New research analysing Covid risks around hill-walking and mountaineering could provide the Scottish population with a key route out of the pandemic.
Levels of outdoor walking and other exercise have risen significantly through the pandemic lockdown restrictions, both at local levels and across the country’s more famous national venues, and in young and older age groups. Visits to Mountaineering Scotland’s website have rocketed as people seek guidance on how to be safe in the hills.
Now, three Mountaineering Scotland members, Henning Wackerhage, Roger Everett and Simon Richardson, have worked with an international team of researchers and mountaineers from Europe and North America to look at how this rise might impact on the spread of Covid-19, and how the virus impacts on outdoor sports.
Their scientific paper is currently awaiting peer review and publication, but has been made available in draft form to help the wider public and politicians to understand the risks of Covid-19.
A key conclusion to the research is that there is no evidence of anyone becoming infected with Covid-19 during outdoor mountain sports, suggesting that the Covid infection risk is low while pursuing these activities.
The paper summarises measures that can be adopted to reduce the risk of Covid-19 infection during mountain sports and associated activities, and makes a recommendation on how to return to mountain sport after infection.
The paper has been shared with the Scottish Government and sportscotland, and it is hoped the information will be found useful as winter approaches and people navigate the pandemic restrictions, and instil confidence in outdoor walking. Mountaineering Scotland have also written directly to the First Minister highlighting the importance of mountaineering and hill-walking activity from a health and wellbeing perspective, and urging consideration of that when restricting travel.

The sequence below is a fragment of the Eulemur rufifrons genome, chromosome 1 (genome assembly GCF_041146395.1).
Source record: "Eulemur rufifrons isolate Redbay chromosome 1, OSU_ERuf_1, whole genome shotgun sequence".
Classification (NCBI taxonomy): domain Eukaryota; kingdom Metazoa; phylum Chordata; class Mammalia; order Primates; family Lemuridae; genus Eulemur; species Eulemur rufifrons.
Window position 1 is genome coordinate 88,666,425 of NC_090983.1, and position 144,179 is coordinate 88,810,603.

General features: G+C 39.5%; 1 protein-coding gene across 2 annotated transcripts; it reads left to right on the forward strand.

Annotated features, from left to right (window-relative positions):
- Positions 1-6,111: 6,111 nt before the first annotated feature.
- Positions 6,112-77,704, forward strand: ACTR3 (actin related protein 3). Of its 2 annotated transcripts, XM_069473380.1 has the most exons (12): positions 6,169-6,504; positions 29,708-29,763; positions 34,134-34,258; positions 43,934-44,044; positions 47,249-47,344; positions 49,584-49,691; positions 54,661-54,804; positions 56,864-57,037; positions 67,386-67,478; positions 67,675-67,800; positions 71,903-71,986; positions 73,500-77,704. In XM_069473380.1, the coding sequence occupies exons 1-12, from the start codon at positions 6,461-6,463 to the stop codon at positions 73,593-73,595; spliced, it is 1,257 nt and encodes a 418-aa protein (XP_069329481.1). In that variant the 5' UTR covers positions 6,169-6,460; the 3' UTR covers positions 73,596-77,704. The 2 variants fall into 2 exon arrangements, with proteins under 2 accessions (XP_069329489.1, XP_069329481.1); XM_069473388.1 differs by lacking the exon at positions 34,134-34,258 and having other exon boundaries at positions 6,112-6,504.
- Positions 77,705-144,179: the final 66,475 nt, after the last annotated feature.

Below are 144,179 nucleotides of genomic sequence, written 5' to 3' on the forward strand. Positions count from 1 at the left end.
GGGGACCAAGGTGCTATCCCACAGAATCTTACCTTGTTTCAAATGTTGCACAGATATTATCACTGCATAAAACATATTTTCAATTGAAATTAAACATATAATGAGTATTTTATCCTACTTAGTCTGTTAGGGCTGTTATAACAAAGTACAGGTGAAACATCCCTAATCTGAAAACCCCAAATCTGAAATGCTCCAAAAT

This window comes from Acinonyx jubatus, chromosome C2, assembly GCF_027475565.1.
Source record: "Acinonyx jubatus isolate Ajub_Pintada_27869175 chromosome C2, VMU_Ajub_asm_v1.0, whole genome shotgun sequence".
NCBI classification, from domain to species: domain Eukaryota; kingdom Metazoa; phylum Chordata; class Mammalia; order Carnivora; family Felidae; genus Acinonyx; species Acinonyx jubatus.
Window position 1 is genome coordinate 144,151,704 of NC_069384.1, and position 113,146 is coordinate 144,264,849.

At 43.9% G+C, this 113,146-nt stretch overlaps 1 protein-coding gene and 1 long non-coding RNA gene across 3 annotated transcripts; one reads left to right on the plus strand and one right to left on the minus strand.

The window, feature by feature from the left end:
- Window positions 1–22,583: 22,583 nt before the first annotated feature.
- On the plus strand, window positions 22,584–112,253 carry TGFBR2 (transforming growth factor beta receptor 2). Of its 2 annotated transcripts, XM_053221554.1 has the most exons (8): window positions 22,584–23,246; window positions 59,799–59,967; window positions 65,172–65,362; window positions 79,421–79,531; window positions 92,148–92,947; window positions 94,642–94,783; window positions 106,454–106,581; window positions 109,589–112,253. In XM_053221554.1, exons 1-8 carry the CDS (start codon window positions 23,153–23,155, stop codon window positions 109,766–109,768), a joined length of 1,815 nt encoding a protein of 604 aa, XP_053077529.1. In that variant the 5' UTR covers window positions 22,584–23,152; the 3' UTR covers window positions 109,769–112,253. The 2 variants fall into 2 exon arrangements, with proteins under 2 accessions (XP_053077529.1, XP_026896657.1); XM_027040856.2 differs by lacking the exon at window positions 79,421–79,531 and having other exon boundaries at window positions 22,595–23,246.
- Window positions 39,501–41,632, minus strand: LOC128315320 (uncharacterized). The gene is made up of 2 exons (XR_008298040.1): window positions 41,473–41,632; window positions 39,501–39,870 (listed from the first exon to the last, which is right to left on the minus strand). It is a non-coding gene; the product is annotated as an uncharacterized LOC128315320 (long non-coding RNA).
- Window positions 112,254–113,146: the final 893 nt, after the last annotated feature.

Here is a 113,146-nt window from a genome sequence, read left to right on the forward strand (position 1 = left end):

Stuart Younie, Mountaineering Scotland’s CEO, said: “This draft paper is the first comprehensive study into Covid-19 as it impacts on mountain sports and is a significant step forward in understanding how we can manage and reduce the risks of transmission. It is encouraging that it confirms many of the risk areas we have already identified in our guidance documents and, importantly, the relatively low risk overall of transmission when participating in mountain sports. We would like to convey our thanks to the research team for all the work they have put into the study and are grateful that they have been willing to share it with us at this early stage.”
The authors are keen to receive feedback on the paper, which can be submitted via Mountaineering Scotland to firstname.lastname@example.org. For more information and guidance on hill-walking and mountaineering, visit: www.mountaineering.scot.Mountaineering Research 2020-SARS-CoV-2-mountaineering-v26_2